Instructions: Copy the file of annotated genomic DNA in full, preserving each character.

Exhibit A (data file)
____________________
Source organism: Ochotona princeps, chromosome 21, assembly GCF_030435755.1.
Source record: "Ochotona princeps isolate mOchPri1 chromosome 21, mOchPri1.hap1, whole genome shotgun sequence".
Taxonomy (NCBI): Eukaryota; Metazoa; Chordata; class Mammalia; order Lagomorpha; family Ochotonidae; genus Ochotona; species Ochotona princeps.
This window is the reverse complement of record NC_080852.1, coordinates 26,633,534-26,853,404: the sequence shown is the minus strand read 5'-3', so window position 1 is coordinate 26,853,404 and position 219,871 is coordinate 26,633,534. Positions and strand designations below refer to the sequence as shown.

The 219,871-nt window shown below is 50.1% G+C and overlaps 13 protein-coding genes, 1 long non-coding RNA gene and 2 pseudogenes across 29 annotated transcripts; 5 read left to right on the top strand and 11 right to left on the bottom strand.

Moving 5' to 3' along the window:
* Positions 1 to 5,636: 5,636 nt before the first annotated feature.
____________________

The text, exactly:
Source organism: Ochotona princeps, chromosome 21, assembly GCF_030435755.1.
Source record: "Ochotona princeps isolate mOchPri1 chromosome 21, mOchPri1.hap1, whole genome shotgun sequence".
Taxonomy (NCBI): Eukaryota; Metazoa; Chordata; class Mammalia; order Lagomorpha; family Ochotonidae; genus Ochotona; species Ochotona princeps.
This window is the reverse complement of record NC_080852.1, coordinates 26,633,534-26,853,404: the sequence shown is the minus strand read 5'-3', so window position 1 is coordinate 26,853,404 and position 219,871 is coordinate 26,633,534. Positions and strand designations below refer to the sequence as shown.

The 219,871-nt window shown below is 50.1% G+C and overlaps 13 protein-coding genes, 1 long non-coding RNA gene and 2 pseudogenes across 29 annotated transcripts; 5 read left to right on the top strand and 11 right to left on the bottom strand.

Moving 5' to 3' along the window:
* Positions 1 to 5,636: 5,636 nt before the first annotated feature.